The 25 year-old twins Lebo and Tebo Ndala enjoy their famous Rooibos Lager recipe.

Pretoria - Mamelodi twin entrepreneurs hope to redefine the meaning of taste and flavour in township cuisine with their scrumptious food.

Lebo and Tebo Ndala, 25, are the owners of a company called With love from the twins which specialises in 
private catering and pop-up restaurants. 

They studied cooking at The Hurst School in Stellenbosch and, after 
completing their studies, they moved to the US for a few months and studied through the University of California Los Angeles Extension for extra credit.

The two also received training at two five-star restaurants in Cape Town where Lebo served at the V&A Hotel while Tebo completed her training at the Radisson Blue. 

After their vigorous training, the two moved to other ventures in the hospitality industry where food and media became their first loves. 
The two had the opportunity to work with several well-known magazines such as TrueLove, Drum, You, Huisgenoot and, most recently, Move magazine. 

The Ndala twin sisterswith their mother Elizabeth Ndala.


Tebo had a wonderful opportunity to work on a cook book with celebrity chef Siba Mtongana, host of the famous Cooking Channel show Siba’s Table.

Today the sisters are well-known food influencers, ambassadors, freelance assistant food editors or stylists as well as recipe developers.

“When we started we thought that being a chef was all about being stuck in the kitchen taking orders the whole day, which we did as part of our training. 

“But as soon as we got out of that world, we started to see a bigger picture and realised that we could do much more with food than being chefs only.

“That is why we are trying to introduce the food and media world to other upcoming chefs and students because at school they don’t teach us about the many other things that one can become within the industry,” Tebo said.

Muffins prepared by the twins.


The two said they had fallen in love with cooking after seeing how their mother perfected the craft.

“We were inspired by our mother, who is a phenomenal cook. As soon as we realised that we could pursue it as a career, we did. It’s been a wonderful journey of learning how to express ourselves through food and serving others,” said Lebo.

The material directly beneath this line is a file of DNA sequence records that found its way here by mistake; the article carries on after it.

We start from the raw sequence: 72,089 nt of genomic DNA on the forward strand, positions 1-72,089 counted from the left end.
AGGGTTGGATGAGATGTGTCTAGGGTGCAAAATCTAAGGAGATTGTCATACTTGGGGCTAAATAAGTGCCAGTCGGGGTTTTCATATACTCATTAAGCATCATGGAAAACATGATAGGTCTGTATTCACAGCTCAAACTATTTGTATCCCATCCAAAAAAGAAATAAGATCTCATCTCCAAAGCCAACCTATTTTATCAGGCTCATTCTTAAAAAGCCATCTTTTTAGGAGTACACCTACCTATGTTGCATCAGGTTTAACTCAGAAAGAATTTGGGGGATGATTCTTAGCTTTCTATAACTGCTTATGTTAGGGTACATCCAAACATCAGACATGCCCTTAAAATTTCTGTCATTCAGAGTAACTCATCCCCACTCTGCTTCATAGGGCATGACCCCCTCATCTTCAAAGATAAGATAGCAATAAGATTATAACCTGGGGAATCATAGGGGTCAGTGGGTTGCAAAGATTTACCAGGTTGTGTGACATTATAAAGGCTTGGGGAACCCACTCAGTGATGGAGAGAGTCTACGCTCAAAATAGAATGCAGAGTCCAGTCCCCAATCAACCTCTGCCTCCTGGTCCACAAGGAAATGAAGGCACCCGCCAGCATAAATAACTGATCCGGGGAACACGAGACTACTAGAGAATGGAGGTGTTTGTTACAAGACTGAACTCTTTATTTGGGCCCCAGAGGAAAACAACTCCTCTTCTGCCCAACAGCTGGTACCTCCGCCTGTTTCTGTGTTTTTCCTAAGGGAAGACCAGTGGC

Mom Elizabeth Ndala said it was a wonderful feeling to see her daughters working well together and doing what they loved.

“I always enjoy the food made by my daughters, especially when they try new flavours. All I want is to see them taking over the world, creating job opportunities for other people in their industry, but most importantly, I want to see them happy and having fun.

“I taught them how to make basics like pap, ginger beer, dumplings and stew, as well as traditional scones. I love that whenever we are together, we always experiment new flavours and recipes as well as helping out at family and friends gatherings,” she added. 

A bunny chow prepared by the twins.


Speaking about their journey as ambassadors, the two said they had managed to score gigs with well-known brands like Stork margarine, Nola mayonnaise, and recently, with Rooibos Lager.

Every time Lebo and Tebo work with a brand, they create new recipes to promote it and advertise it on their social media platforms as well.
“We love working with Rooibos Lager because tea is our favourite beverage. We drink tea more than six times a day, even when it’s hot.

“We also promised ourselves that we are going to work with brands that represent us. We work with brands because we actually believe in them and want to see them grow,” Tebo said.

“Most brands like to work with us because we perform well together and people really love our idea of pop-up restaurants, how we interact with them as well as our friends,” Lebo said. 

The two enthused more about their plans to be more involved in their own business and be financially stable in the next few years. 
They said they wanted to make their pop-up restaurants international, introducing South African cuisines to the world as well as creating jobs and holding cooking classes with other young chefs. 

The twins’ pop-up restaurants are unique because they get to pack the industry with their own terms, recipes, creativity and ideas. 
So far, they have done about 14 pop-ups in Gauteng, all with different themes indulging people with a day filled with flavour as the two come up with their own menu of three meals for the day.

“There we get to cook food that we like and play around with ideas and everything that we have learned in the industry. There is so much that we want to share with people and every pop up has a different theme allowing us to explore new things.”

The twins said although the industry was challenging, they were happy with their fair share of experiences as they had the opportunity to meet new people, learning more, creating new dishes as well as travelling the world. 

They said the main obstacle was that the industry was male dominated, and, without the right mentorship, it was not easy for them as young female chefs.

Lebo and Tebo encouraged the youth to never give up on their dreams and work hard for everything they wanted to achieve.

The twins also advised young people who are also looking to become entrepreneurs that success would not come overnight.

They said the youth should surround themselves with positive-minded and experienced business people who would help by guiding and giving them advice.

“It is never going to be easy because no one said it was. There will be bad days filled with negative-minded people who will go all out to discourage you, but the trick is to remain determined and focus on your end goal.” 

Pretoria News